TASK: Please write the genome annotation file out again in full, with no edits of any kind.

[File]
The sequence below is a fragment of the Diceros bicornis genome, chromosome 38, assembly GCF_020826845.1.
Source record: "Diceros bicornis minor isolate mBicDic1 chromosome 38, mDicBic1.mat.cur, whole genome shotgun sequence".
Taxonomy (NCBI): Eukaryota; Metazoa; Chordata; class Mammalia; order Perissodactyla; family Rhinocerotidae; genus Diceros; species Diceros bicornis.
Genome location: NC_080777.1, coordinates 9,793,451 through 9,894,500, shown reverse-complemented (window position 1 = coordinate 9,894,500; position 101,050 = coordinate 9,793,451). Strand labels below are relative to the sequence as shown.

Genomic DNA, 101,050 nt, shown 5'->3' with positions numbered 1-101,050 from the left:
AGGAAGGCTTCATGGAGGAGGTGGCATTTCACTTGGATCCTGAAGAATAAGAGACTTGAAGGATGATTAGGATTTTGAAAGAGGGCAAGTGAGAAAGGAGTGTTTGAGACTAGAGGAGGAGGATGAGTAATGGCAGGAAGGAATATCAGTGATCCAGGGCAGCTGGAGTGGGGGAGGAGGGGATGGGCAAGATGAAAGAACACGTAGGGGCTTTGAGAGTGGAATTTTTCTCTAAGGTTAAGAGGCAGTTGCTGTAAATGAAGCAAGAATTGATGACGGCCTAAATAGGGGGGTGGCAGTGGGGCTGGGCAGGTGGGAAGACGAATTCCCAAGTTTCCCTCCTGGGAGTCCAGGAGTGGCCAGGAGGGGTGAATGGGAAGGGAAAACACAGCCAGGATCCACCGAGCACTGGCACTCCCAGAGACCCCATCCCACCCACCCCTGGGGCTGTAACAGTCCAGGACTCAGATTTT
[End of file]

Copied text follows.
The sequence below is a fragment of the Diceros bicornis genome, chromosome 38, assembly GCF_020826845.1.
Source record: "Diceros bicornis minor isolate mBicDic1 chromosome 38, mDicBic1.mat.cur, whole genome shotgun sequence".
Taxonomy (NCBI): Eukaryota; Metazoa; Chordata; class Mammalia; order Perissodactyla; family Rhinocerotidae; genus Diceros; species Diceros bicornis.
Genome location: NC_080777.1, coordinates 9,793,451 through 9,894,500, shown reverse-complemented (window position 1 = coordinate 9,894,500; position 101,050 = coordinate 9,793,451). Strand labels below are relative to the sequence as shown.

Genomic DNA, 101,050 nt, shown 5'->3' with positions numbered 1-101,050 from the left:
AGGAAGGCTTCATGGAGGAGGTGGCATTTCACTTGGATCCTGAAGAATAAGAGACTTGAAGGATGATTAGGATTTTGAAAGAGGGCAAGTGAGAAAGGAGTGTTTGAGACTAGAGGAGGAGGATGAGTAATGGCAGGAAGGAATATCAGTGATCCAGGGCAGCTGGAGTGGGGGAGGAGGGGATGGGCAAGATGAAAGAACACGTAGGGGCTTTGAGAGTGGAATTTTTCTCTAAGGTTAAGAGGCAGTTGCTGTAAATGAAGCAAGAATTGATGACGGCCTAAATAGGGGGGTGGCAGTGGGGCTGGGCAGGTGGGAAGACGAATTCCCAAGTTTCCCTCCTGGGAGTCCAGGAGTGGCCAGGAGGGGTGAATGGGAAGGGAAAACACAGCCAGGATCCACCGAGCACTGGCACTCCCAGAGACCCCATCCCACCCACCCCTGGGGCTGTAACAGTCCAGGACTCAGATTTT